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Book wakeup calls from strangers with Wakie

26 December 2014, Mike Williams

WakieThere are a vast number of alarm clock apps available for every platform, most of which are tired variations on the same thing: choose a skin, set a wakeup sound/ method, and that’s about it.

Wakie is an iOS and Android alarm clock app with a difference. Forget custom audio files or complicated snooze functions, instead you’re called by another Wakie user, who chats, sings songs, ask you questions, or otherwise gets your day off to a much more interesting start.

If this idea makes you a little uncomfortable, then you’re not alone, but the app does include some important safeguards.

The calls are routed through Wakie, so the caller never gets to see your phone number or find out who you are.

Calls are automatically cut off after 60 seconds, too. There’s no time for your chat to get awkward, and even if it did, you can just hang up.


Will your caller look like the official Walkie screenshot? (Take a wild guess.)

The developer also says the app “learns” who you like to connect with, so presumably will try to match you with your preferred gender/ age range, most of the time.

Alternatively, if you don’t need to receive a call, you can volunteer to make one yourself. Just click “Wake Someone Up” and you’ll be sent push notifications whenever someone needs a call. (You’ll need an internet connection to wake someone up, although not to be woken, as you’ll receive a regular phone call.)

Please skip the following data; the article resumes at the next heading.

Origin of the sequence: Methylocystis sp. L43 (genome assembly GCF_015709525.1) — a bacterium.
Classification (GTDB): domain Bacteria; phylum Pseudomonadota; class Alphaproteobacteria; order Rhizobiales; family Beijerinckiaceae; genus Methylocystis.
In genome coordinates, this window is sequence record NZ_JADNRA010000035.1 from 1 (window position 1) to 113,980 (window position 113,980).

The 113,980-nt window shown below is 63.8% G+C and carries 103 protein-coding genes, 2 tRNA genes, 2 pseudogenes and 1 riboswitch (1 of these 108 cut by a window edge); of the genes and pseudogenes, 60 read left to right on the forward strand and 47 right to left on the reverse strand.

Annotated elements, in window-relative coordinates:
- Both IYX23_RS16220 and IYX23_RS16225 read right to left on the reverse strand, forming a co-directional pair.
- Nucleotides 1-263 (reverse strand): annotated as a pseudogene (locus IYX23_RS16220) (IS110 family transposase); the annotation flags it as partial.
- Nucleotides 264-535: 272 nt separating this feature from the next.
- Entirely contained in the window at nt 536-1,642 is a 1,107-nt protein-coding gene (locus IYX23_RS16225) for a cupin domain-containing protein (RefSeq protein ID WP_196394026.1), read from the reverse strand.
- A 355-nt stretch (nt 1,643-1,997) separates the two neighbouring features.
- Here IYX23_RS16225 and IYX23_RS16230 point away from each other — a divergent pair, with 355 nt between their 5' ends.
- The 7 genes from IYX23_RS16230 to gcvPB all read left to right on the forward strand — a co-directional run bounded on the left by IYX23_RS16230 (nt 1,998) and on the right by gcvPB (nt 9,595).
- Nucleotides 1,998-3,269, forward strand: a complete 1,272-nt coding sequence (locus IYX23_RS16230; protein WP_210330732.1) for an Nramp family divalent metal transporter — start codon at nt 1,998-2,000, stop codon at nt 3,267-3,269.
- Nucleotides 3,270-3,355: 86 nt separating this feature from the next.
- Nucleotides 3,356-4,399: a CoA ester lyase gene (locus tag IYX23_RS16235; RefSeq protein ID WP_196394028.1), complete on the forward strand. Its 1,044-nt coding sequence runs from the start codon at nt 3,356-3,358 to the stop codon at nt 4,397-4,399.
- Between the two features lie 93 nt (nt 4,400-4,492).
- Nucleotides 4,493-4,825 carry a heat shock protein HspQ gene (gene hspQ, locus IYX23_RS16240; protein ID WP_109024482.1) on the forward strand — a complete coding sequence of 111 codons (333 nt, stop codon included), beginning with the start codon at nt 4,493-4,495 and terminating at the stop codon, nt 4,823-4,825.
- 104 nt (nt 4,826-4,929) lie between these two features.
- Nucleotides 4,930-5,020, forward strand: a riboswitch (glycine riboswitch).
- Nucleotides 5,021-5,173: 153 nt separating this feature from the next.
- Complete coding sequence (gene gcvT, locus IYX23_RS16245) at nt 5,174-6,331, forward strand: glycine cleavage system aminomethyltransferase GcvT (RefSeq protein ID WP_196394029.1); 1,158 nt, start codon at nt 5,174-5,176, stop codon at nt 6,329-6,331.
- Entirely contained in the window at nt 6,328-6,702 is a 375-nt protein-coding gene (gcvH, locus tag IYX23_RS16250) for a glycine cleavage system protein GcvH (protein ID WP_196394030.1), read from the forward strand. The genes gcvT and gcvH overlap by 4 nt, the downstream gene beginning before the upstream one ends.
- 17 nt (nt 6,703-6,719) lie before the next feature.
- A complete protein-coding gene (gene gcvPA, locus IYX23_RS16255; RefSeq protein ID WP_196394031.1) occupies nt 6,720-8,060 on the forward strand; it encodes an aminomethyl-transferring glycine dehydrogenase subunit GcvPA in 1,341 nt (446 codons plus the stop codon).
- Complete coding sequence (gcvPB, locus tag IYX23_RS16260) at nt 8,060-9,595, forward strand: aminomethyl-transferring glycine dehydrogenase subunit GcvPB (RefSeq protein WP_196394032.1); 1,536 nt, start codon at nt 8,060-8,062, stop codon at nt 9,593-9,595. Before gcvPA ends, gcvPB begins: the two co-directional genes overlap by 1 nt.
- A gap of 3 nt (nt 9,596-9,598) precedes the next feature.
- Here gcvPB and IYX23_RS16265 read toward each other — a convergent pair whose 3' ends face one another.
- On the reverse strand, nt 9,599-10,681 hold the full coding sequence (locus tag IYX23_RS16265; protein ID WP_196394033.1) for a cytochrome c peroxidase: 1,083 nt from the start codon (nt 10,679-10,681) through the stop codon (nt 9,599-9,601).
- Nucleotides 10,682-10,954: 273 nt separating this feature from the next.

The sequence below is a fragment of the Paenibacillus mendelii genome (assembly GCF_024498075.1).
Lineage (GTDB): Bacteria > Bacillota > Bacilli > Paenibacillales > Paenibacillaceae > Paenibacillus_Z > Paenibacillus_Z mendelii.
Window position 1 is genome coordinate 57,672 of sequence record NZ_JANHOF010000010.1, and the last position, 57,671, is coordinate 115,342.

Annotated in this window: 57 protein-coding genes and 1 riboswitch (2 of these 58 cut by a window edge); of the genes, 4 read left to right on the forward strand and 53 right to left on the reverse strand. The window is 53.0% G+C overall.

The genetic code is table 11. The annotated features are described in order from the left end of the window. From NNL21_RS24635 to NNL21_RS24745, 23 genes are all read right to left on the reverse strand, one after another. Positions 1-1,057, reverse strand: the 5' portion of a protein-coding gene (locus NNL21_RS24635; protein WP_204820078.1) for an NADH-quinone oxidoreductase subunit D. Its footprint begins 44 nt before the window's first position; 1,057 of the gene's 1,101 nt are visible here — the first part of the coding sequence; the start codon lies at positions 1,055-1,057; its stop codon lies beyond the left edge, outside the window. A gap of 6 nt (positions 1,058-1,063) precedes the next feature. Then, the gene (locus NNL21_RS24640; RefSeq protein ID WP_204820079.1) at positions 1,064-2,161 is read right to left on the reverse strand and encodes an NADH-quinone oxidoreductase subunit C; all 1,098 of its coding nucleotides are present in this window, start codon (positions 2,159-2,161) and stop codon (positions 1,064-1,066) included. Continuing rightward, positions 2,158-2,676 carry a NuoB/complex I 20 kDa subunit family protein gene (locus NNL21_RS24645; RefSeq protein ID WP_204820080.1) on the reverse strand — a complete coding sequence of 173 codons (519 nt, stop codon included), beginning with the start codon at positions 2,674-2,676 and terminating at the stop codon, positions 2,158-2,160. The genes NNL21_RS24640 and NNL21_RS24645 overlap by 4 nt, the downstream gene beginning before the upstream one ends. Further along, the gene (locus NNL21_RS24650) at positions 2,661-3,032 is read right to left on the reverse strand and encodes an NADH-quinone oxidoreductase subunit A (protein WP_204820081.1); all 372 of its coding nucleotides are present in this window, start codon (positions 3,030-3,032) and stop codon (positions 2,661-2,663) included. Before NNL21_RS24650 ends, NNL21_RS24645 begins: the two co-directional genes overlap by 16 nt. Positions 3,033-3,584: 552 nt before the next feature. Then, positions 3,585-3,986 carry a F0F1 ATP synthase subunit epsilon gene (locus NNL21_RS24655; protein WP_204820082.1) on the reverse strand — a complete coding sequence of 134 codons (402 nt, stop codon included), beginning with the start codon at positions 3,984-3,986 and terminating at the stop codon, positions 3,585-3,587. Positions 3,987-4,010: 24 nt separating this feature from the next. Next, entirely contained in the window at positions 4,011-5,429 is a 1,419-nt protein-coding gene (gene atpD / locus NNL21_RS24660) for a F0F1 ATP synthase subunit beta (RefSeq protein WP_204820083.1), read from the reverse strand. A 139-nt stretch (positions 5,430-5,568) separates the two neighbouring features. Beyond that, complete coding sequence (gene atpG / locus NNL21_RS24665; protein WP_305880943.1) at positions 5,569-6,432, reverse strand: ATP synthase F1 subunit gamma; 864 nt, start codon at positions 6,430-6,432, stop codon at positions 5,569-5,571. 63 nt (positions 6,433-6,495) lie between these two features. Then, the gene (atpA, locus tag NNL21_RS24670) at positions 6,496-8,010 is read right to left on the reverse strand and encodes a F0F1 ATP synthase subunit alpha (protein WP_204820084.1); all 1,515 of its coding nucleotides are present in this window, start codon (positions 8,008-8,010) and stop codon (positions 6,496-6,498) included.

There are some restrictions and issues. In particular, Wakie only works in a few countries at the moment: the USA, Canada, the UK, Ireland, Hong Kong and Singapore. More English language countries are due to be added soon, with further expansion to follow.

As the system relies on other people calling you, your alarm time won’t be as precise as with automated apps. The official FAQ says they could be out by plus or minus five minutes.

But the good news is that, if there’s no-one around to make your call, Wakie does have an automated system which steps in, makes the connection and plays you a pre-recorded message.

There’s no telling quite what sort of call you’re going to get with Wakie, and that’s probably the point. If you want complete safety then stick to your phone’s built-in alarm app; but if you’re happy to gamble with a random caller – who, even if they turn out to be an idiot, will still at least wake you up – then this is certainly a more interesting and personal way to start your day.

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